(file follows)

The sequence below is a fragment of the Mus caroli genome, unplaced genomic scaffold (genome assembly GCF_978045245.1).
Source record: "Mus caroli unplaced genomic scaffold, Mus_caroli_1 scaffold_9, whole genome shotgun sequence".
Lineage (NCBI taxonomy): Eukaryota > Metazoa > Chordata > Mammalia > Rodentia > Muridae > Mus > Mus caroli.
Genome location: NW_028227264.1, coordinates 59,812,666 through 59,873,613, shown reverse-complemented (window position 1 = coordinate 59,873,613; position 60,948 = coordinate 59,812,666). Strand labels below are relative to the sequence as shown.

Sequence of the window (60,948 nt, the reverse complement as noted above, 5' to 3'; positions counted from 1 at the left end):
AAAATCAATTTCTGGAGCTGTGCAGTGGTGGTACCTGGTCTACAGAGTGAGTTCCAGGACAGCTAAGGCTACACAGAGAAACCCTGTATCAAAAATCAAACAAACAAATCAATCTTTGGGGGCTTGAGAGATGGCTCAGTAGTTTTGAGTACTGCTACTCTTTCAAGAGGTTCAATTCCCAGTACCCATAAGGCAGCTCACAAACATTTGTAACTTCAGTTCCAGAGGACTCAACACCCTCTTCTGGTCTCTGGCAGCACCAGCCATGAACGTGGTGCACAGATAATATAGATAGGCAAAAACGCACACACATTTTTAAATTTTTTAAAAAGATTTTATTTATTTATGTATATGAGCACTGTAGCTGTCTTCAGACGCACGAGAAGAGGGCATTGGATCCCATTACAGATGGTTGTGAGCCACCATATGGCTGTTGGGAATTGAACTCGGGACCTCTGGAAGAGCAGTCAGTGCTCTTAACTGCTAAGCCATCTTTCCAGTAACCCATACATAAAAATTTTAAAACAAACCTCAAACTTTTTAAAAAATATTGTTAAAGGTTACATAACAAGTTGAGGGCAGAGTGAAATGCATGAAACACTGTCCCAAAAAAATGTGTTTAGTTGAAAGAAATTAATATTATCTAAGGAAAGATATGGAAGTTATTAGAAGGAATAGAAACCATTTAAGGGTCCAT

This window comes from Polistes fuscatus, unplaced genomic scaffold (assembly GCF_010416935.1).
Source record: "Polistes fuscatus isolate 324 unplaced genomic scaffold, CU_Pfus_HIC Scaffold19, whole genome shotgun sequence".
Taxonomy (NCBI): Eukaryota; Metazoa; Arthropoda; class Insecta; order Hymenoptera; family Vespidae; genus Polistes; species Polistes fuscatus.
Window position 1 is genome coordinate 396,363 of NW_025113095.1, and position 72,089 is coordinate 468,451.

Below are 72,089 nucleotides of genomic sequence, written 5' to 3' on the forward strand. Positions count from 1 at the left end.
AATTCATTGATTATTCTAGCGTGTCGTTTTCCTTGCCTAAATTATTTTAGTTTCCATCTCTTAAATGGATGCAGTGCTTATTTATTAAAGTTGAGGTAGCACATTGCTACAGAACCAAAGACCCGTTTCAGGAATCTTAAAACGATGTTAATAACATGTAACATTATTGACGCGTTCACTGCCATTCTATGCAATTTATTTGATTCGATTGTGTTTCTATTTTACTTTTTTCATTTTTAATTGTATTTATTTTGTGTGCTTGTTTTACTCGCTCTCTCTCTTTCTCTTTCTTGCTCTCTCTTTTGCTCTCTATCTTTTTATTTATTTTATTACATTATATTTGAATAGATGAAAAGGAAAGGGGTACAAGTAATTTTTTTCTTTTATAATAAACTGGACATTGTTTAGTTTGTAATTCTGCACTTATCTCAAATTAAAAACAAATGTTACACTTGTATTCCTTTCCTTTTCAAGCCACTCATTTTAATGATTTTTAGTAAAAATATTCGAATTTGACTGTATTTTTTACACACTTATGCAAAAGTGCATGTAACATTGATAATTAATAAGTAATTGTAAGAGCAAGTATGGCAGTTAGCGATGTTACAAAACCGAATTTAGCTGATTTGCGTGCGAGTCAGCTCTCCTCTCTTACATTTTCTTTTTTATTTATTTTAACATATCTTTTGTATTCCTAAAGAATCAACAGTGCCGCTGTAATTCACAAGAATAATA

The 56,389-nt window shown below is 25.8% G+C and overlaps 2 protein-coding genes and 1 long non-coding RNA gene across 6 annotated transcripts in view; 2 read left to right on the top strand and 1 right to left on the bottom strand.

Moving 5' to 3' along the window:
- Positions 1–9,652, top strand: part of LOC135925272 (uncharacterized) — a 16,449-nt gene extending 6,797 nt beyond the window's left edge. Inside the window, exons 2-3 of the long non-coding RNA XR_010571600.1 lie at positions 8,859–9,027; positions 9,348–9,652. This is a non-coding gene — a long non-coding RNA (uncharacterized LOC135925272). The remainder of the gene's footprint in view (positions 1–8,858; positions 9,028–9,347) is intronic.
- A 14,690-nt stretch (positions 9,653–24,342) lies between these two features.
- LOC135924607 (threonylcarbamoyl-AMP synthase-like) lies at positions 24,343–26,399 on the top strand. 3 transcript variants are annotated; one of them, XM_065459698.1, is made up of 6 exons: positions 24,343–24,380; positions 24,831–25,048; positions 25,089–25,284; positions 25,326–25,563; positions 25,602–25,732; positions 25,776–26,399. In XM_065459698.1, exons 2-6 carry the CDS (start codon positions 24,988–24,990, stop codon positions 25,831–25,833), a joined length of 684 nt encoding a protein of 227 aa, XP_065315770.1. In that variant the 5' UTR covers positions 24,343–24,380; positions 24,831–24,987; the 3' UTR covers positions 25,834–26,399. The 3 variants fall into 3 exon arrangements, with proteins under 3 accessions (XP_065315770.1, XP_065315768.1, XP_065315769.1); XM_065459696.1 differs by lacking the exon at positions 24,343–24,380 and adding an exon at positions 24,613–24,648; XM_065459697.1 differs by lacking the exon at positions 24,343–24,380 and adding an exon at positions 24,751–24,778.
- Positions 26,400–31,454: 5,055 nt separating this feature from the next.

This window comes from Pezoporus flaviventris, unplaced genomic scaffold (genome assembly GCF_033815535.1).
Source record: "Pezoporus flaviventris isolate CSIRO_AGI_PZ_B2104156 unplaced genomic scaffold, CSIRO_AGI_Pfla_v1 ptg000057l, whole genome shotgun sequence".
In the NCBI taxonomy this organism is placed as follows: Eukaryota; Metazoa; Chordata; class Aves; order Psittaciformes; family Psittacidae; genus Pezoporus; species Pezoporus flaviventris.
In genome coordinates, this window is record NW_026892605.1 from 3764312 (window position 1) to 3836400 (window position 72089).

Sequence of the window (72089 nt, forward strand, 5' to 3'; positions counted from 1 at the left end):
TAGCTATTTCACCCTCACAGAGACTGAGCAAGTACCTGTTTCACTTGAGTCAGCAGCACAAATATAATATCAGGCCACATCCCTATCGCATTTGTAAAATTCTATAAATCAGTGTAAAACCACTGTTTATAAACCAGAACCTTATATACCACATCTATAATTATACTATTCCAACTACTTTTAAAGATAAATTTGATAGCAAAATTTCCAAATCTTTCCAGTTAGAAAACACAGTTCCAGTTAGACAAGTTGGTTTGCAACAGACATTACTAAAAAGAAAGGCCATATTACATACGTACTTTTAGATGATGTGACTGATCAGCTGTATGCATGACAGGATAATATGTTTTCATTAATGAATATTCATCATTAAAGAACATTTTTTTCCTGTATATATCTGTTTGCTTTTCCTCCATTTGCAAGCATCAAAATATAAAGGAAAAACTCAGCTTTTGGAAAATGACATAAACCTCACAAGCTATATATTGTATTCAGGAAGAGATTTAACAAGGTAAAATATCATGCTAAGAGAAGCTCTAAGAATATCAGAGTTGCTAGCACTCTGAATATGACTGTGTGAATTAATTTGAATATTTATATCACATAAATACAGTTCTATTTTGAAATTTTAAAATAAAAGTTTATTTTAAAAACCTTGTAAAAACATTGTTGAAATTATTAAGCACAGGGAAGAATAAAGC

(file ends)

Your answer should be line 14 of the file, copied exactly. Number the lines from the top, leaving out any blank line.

Moving 5' to 3' along the window: